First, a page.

One dog has died from the immune disease and four are seriously ill. The initial outbreak recently happened in Harlow, Essex but there is a danger of it travelling further. One dog has already died and four are seriously ill after they contracted Babesiosis, a blood parasite which causes animals’ immune systems to attack their own blood cells. It is spread by tick bites. It is thought that an infected tick may have been brought into the UK by a dog coming from the continent under the Pet Passport Scheme.
The ticks that spread the disease are not the endemic UK tick (Ixodes ricinus) but a much less common tick (Dermacentor reticulatus) that are rarely found in Britain. Dermacentor spp. ticks are mainly active from the autumn through to spring (ie. over the winter), unlike the common tick (Ixodes ricinus) which is more active over the summer.
Owners should regularly do a thorough body check of their dog to find ticks, which are visible to the naked eye, but can be drawn to dark, hidden areas of the animal’s body such as ears, groin and between the toes. Signs of ticks include dogs excessively scratching or licking a particular area.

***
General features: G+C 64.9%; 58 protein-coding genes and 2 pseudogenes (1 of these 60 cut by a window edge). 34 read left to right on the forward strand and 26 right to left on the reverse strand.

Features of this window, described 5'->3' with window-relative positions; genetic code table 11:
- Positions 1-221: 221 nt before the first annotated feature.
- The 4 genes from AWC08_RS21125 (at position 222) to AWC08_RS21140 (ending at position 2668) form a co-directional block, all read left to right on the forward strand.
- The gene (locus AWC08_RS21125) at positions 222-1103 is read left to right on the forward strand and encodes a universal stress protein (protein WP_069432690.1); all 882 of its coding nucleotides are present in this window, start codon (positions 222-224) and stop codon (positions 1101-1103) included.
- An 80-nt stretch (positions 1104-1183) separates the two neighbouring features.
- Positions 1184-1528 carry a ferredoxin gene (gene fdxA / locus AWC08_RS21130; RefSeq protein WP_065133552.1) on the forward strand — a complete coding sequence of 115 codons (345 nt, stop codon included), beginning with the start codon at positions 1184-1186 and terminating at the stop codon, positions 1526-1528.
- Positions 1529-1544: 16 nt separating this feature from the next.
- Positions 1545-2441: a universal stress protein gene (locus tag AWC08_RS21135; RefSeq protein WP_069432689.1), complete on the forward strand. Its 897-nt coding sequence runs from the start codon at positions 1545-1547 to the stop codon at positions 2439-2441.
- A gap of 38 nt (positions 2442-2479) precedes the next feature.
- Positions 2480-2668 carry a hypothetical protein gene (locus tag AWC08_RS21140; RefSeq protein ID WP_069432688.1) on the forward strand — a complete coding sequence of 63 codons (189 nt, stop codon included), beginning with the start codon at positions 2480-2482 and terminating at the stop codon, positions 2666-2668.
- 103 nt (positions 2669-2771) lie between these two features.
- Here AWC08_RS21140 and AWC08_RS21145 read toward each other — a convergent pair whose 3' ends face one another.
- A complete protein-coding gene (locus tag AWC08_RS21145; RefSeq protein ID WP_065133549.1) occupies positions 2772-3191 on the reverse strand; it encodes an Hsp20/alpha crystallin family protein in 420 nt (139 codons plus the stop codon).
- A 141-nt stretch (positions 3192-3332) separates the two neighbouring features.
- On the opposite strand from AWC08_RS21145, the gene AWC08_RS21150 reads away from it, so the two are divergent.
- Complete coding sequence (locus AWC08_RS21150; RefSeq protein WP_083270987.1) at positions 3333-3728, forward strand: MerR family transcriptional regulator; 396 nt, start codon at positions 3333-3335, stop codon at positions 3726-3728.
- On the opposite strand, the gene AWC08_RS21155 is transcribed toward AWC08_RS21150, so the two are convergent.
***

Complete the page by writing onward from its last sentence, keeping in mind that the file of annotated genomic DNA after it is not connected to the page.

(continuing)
If you find a tick, it needs to be removed carefully, ideally using a proper tick removing tool; these are available from the surgery. These remove the whole tick easily.
In addition to being vigilant, a anti-tick product should be used regularly to protect your dog. We recommend BRAVECTO, a tablet that gives THREE MONTHS excellent protection from ticks and also fleas. Please ask for further details.